ULTRASOUND BIOMICROSCOPY OF THE RETINAL PERIPHERY IN CATARACT PATIENTS WITH HIGH MYOPIA
High myopia often leads to the development of chorioretinal dystrophies, which, in their turn, determine the high risk of retinal detachment. The opaque optical medium impede the visualization of the extreme fundus periphery when using the standard methods of examination. Ultrasound biomicroscopy (UBM) of retinal periphery is feasible at different degrees of lens opacity. Aim of the study – to investigate the status of the peripheral vitreoretinal interface and to assess the dynamics of its alteration by ultrasound biomicroscopy (UBM) in patients with high myopia before and after cataract phacoemulsification. Material and methods. 74 patients (96 eyes) with high myopia and cataract were examined. Age was 65.04 ± 1.16 years, spherical equivalent refraction – 13.63 ± 0.59 D, anterior posterior ocular axis length – 28.17 ± 0.23 mm. The examination of retinal periphery by means of ultrasound biomicroscopy was performed using the device UD-6000, Tomey (Japan) before cataract phacoemulsification, within the first days after surgery, in 1 month, in 6 month. Results. UBM allowed diagnosing the acoustic alterations in the retinal periphery in 85 % of cases (82 eyes) in high myopia and cataract. Normal acoustic clinical picture of the retinal periphery was revealed in 15 % of cases (14 eyes). The acoustic alterations of the vitreous body adjoining retinal periphery was detected in 39 % of cases (37 eyes). The alterations of the retinal periphery and adjoined vitreous body, detected by UBM are progressive. The statistically significant alterations were noted by the 6th month of follow-up. Conclusion. The information about the status of retinal periphery and adjoining vitreous body, obtained with UBM, enhances the diagnostic capabilities in high myopia and lens opacity, helps in determining the course of patient’s management and preventing retinal complications in time.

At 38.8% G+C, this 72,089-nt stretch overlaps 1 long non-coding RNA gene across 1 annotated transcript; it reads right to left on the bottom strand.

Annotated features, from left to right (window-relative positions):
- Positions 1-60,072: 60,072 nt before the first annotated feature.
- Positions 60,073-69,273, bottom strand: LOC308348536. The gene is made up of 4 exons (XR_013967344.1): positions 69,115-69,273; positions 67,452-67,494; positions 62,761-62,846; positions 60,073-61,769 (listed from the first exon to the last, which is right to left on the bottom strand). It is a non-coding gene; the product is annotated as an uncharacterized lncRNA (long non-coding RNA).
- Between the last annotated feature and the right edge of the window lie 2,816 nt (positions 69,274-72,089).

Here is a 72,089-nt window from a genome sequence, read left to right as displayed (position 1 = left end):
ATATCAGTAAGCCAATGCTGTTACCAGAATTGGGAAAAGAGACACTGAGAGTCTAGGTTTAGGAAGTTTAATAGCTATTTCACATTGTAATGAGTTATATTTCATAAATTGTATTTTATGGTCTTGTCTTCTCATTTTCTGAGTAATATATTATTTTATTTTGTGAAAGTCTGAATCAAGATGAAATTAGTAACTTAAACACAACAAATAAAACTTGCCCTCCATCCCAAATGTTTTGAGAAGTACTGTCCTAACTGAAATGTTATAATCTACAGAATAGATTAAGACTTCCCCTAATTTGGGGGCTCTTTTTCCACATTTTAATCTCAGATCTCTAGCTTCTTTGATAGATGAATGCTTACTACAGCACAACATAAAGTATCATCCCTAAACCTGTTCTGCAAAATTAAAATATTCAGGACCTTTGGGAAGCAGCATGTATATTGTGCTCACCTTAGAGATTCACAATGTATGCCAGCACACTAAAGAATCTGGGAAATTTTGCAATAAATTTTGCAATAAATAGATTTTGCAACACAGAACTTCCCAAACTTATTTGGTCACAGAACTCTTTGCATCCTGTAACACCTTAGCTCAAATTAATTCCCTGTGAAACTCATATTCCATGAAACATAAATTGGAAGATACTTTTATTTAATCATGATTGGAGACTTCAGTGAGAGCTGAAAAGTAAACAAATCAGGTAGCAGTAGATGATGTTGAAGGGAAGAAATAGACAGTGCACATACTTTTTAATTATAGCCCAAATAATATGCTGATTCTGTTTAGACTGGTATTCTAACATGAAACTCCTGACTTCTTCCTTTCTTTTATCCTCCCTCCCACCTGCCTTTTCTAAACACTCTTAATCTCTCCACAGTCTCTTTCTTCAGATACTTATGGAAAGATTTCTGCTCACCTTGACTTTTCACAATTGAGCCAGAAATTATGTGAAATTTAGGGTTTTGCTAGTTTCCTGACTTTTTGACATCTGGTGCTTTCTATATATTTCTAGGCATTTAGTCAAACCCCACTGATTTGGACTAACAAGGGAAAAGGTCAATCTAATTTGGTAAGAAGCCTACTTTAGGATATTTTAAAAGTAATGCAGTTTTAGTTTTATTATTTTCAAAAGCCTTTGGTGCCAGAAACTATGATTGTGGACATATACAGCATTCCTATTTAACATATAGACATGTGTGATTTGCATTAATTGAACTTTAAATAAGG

About Authors (Correspondence):
Fabrikantov O.L. – doctor of medical sciences, director, head of the ophthalmology department, e-mail: firstname.lastname@example.org